Masdar Takes the Carbon Free Challenge
Reuse. Reduce. Recycle.
We’ve heard the call to action to keep our world green. And now, there is a city that is going ALL green. Or at least it’s trying to. Green technologies, sustainable building materials, solar panels, shaded windows, high-tech wind towers are being tested in Masdar City’s petri dish.
Their goal? to be an ecologically sustainable, zero waste city.
On a recent trip to Abu Dhabi, Victoria, a Global Adventuress Correspondent, headed 11 miles to Masdar for a private tour of one of the World’s first planned “zero carbon” cities.
Here’s her experience…
After parking our “carbon not-free“ mini-van in the outer parking lot to Masdar, we entered Masdar’s City “gate” to a building that houses PRT (Personal Rapid Transit) vehicles.
We climbed into the future, an electric powered PRT mini-vehicle. With the touch of a button, the computer navigated the PRT through a tunnel to Masdar. Once we exited and climbed up a spiral staircase to the street level, we arrived to the Masdar Institute where our tour began.
What is Masdar City?
As the world faces serious climate and energy issues, many citizens and governments are looking for more ways for sustainable living. In 2007, the Middle Eastern city of Abu Dhabi, one of seven Emirates in the UAE (United Arab Emirates) stepped up to the “carbon free” challenge, to design and build a zero carbon City. What is zero carbon? means not to rely on coal, oil, gas, but be solely sustained with renewable energy (ie. wind, sun, etc.), void of environmental impact. Masdar City means “source city” in Arabic.
British Architects Foster and Partner are the master designers of Masdar City. This city will house 40,000 people, 1,500 businesses while delivering the lowest possible ecological footprint and latest technologies for efficient, healthy living. Masdar will be a role model to the world with best practices in sustainable urban planning, design, development and operation. Date for completion is targeted for 2020-2025.
How sustainable will Masdar City be?
- 40 to 60 megawatt PV solar power plant will be constructed
- Solar Panels will be placed on rooftops to provide supplemental solar energy totaling 130 megawatts.
- Concentrated solar power (CSP) plants are also being explored.
- Wind farms will be established outside the city’s perimeter capable of producing up to 20 megawatts
- Geothermal energy
- Plans to host the world’s largest hydrogen power plant.
- A solar-powered desalination plant will be used to provide the city’s water needs, usage will be 60 percent lower than similarly sized communities
- Greywater will be used for crop irrigation and other purposes
- Reduce waste to ZERO
The project is supported by:
- World Wide Fund for Nature
- The US Department of Energy
- Masdar Institute. In 2010, Masdar Institute of Science and Technology, a high quality research University, was developed in cooperation with Massachusetts Institute of Technology (MIT), as the first structure built in Masdar City. The focus is education and research in sustainability and renewable energy technologies, systems and policies, attracting students from all over the world.Facts about Masdar Institute:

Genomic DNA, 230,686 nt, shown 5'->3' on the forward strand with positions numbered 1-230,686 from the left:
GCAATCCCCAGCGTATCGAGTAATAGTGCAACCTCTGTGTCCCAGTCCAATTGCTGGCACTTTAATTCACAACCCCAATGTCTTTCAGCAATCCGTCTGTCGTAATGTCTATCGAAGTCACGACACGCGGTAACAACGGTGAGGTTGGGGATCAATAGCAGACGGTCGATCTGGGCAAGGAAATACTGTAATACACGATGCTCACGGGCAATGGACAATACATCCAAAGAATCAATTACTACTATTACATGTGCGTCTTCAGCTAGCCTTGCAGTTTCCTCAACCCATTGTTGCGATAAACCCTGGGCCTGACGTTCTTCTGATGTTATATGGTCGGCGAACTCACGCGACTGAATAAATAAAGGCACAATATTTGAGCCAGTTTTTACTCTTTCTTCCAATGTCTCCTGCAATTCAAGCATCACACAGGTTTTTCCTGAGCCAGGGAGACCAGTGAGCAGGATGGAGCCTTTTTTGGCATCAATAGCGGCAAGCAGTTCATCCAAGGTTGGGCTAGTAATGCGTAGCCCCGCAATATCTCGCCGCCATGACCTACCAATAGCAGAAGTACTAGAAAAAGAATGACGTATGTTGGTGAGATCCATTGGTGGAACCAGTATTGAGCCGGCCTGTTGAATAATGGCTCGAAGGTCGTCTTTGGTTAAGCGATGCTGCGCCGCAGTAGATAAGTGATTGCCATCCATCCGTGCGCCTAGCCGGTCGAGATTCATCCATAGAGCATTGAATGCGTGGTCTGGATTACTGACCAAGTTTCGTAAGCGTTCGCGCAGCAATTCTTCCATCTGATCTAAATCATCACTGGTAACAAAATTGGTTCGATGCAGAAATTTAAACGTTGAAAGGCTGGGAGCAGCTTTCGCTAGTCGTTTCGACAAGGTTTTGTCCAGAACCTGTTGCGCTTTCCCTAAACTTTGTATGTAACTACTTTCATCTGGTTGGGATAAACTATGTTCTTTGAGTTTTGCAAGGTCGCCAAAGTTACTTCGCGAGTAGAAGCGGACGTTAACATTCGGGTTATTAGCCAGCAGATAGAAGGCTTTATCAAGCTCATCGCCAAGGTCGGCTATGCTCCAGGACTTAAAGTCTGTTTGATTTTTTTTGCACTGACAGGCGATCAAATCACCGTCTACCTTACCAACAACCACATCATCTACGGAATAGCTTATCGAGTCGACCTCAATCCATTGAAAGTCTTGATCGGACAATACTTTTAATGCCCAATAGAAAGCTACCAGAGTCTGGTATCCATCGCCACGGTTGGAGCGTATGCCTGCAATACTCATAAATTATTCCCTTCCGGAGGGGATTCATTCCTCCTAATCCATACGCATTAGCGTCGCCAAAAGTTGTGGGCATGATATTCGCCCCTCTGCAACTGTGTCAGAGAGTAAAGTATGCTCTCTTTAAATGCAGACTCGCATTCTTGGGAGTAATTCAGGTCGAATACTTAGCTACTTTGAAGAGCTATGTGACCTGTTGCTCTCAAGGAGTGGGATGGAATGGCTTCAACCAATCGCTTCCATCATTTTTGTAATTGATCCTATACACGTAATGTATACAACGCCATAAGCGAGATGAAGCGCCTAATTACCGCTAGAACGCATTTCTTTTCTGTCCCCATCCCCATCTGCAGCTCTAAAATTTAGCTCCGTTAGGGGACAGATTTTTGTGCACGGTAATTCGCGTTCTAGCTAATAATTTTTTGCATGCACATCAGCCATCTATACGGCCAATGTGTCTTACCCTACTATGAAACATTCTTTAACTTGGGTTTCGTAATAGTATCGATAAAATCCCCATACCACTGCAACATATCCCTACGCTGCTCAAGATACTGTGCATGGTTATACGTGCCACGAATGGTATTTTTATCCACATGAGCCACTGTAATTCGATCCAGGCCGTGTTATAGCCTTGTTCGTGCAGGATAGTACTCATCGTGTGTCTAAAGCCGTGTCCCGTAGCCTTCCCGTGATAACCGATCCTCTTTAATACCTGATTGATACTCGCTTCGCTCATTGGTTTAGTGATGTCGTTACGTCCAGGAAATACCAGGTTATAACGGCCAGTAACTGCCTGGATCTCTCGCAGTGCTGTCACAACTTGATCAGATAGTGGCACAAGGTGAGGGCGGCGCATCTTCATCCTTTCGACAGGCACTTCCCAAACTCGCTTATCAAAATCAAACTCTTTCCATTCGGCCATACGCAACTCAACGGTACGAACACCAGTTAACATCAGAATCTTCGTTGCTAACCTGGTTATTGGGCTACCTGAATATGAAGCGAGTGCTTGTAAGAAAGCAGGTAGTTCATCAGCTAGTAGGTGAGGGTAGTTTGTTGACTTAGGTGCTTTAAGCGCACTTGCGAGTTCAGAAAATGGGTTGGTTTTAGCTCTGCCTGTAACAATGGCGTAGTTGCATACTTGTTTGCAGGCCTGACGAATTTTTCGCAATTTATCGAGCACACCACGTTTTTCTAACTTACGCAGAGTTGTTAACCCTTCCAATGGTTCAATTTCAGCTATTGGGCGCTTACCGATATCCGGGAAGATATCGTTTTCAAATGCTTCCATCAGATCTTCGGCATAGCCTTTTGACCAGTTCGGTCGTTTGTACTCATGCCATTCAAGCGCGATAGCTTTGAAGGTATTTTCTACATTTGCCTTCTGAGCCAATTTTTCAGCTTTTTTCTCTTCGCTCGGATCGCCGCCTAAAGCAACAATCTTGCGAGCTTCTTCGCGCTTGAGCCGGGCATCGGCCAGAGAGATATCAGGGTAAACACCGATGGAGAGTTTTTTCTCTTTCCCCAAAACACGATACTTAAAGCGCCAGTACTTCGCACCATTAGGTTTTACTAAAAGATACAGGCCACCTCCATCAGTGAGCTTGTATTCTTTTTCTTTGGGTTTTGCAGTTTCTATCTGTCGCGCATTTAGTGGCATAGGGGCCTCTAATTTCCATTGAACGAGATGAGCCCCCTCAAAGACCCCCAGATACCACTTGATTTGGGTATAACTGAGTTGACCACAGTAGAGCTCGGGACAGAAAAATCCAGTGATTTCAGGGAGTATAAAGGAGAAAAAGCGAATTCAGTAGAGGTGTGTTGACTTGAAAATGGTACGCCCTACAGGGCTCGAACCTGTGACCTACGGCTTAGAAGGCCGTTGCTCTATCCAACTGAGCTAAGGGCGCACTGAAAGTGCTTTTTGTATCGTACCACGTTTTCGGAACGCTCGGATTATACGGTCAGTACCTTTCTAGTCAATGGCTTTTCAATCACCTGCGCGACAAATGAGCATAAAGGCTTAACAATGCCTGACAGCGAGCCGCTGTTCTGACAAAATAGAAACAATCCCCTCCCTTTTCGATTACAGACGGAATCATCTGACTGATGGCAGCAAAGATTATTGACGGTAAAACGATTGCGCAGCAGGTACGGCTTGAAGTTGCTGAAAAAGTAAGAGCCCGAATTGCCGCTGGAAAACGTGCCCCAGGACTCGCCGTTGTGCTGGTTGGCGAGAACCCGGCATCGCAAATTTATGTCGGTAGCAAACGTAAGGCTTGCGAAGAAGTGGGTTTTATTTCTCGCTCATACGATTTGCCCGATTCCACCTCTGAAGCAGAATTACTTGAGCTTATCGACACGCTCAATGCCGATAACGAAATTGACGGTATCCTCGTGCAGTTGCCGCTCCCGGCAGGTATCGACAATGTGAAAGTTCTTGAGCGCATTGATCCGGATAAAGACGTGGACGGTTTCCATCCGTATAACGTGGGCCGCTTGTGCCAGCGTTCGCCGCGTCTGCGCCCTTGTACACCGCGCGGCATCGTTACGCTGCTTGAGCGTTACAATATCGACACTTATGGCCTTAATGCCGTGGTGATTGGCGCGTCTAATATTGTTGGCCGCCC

- 70% less electricity and potable water is used than normal buildings of similar size
- A metering system observes power consumption
- Why is Masdar City Important?The world today faces two undisputed facts that are interrelated and unprecedented challenges: climate change and energy security. There are formidable solutions to these challenges. Through visionary leadership of the UAE, much emphasis is being placed on creating the global platforms required advancing partnerships, reflected in Masdar initiatives. International Renewable Energy Agency (IRENA) headquarters will be based in Masdar. In the near future, this city will be the center for clean tech innovation and companies.
As a Professor of Resource Management and Sustainability, I reference Masdar City as a case study for sustainable cities in my classes. While visiting Masdar Institute, we met women and men from different countries in the Middle East, who shared their fabulous experiences of being students there. Most were on full scholarship (tuition and housing paid).
I interviewed a group of women graduate students who shared their experiences at Masdar Institute, and the Eco-Housing project they are working on together. It was very inspiring to see female students from the Middle East focused on a sustainable project with such passion for the environment and the work they are engaged in. Our future looks bright!!
This article was originally posted on www.globaladventuress.com
Acknowledgements: we would like to thank Masdar City for hosting us and giving us a private tour. Opinions in this article are our own.